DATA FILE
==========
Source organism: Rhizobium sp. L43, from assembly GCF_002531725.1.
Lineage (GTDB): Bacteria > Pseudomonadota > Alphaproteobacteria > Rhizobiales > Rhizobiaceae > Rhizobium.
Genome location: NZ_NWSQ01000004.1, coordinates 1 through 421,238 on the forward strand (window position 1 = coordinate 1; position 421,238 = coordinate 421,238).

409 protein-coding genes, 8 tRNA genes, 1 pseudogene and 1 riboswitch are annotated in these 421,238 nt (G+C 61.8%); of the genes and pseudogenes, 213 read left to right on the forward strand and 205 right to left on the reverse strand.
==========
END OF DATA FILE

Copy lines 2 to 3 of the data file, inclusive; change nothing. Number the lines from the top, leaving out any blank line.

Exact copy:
Lineage (GTDB): Bacteria > Pseudomonadota > Alphaproteobacteria > Rhizobiales > Rhizobiaceae > Rhizobium.
Genome location: NZ_NWSQ01000004.1, coordinates 1 through 421,238 on the forward strand (window position 1 = coordinate 1; position 421,238 = coordinate 421,238).